There’s a reason the First Amendment is the very first one, it’s the cornerstone of our nation’s belief system, regardless of which side of the aisle you’re on. The First Amendment is what allows so many opinions to exist and flourish (here at PROOF we get a little patriotic just thinking about it). These days, there are two things that annoy people when it comes to freedom of speech, however: people who have opposing or polarizing views from our own, and the way social media allows people to say whatever they want under the protective guise of privacy or anonymity. As a result, allow us to introduce the perfect storm of a lawsuit, featuring free speech, social media, and the President of the United States.
President Trump, his Press Secretary Sean Spicer and his Director of Social Media, Dan Scavino, are currently being sued by seven Twitter users who claim that they have been blocked by the President’s Twitter account and as a result, their freedom of speech is being infringed upon. The plaintiffs are alleging that they were blocked after posting tweets that criticized the current administration.
On behalf of the seven plaintiffs, the Knight First Amendment Institute at Columbia University sent the President a letter explaining the reason for the lawsuit: “We write on behalf of individuals who have been blocked from your most-followed Twitter account, @realDonaldTrump, because they disagreed with, criticized, or mocked you or your actions as President. This Twitter account operates as a “designated public forum” for First Amendment purposes, and accordingly the viewpoint-based blocking of our clients is unconstitutional… Blocking users from your Twitter account violates the First Amendment. When the government makes a space available to the public at large for the purpose of expressive activity, it creates a public forum from which it may not constitutionally exclude individuals on the basis of viewpoint. This is true even if the space in question is ‘metaphysical’ rather than physical.”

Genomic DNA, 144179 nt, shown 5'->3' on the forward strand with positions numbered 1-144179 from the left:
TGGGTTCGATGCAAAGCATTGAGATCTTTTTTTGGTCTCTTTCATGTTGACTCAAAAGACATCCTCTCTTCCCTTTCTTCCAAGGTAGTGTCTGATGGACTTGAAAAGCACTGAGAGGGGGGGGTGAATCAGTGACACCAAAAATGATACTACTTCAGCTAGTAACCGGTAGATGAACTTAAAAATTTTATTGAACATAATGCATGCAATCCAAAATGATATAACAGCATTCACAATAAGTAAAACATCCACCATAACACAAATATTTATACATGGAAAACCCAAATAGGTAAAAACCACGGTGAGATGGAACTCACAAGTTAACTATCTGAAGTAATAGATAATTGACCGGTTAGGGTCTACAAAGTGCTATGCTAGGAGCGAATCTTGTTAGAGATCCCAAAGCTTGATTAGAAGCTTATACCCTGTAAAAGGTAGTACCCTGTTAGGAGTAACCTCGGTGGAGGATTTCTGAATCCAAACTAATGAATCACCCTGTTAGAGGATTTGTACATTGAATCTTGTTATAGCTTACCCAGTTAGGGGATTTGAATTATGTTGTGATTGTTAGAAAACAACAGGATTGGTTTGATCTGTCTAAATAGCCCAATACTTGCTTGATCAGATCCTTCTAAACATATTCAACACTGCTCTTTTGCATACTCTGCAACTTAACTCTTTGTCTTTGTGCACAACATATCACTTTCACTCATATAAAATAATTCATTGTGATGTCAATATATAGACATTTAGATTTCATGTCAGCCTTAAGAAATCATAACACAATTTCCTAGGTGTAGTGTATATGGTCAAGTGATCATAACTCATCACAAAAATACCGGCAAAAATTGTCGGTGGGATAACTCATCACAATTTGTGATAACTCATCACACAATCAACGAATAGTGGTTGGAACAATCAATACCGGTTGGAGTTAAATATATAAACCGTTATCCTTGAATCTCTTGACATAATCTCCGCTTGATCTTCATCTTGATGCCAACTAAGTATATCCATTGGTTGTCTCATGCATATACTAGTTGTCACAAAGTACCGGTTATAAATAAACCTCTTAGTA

President Trump did not respond to the letter from the Knight First Amendment Institute, though he and his staff have consistently maintained that his Tweets should be considered official White House statements. A past ruling (Davison v. Loudoun County Board of Supervisors et al) has already declared that public social media accounts may not “suppress public comment,” lest they “run afoul of the First Amendment.” While on its face that case seems to help plaintiffs, Davison may not be applicable precedent in that there is an argument that twitter blocking is not really a matter of free speech at all, rather, it is a private business decision and is up to Twitter itself, which allows blocking in the first place and sets the terms of agreement for all of its users. Twitter has not yet weighed in on the suit. One thing is for sure though, if this case is allowed to go forward (there are questions of presidential immunity), @realDonaldTrump may have to think before he taps that block button.
To read the complaint filed in this matter click here. It’s super easy to read and full of great information about the plaintiffs, who, for the most part, are just regular folks and include a doctor, a police officer, and a former professional cyclist.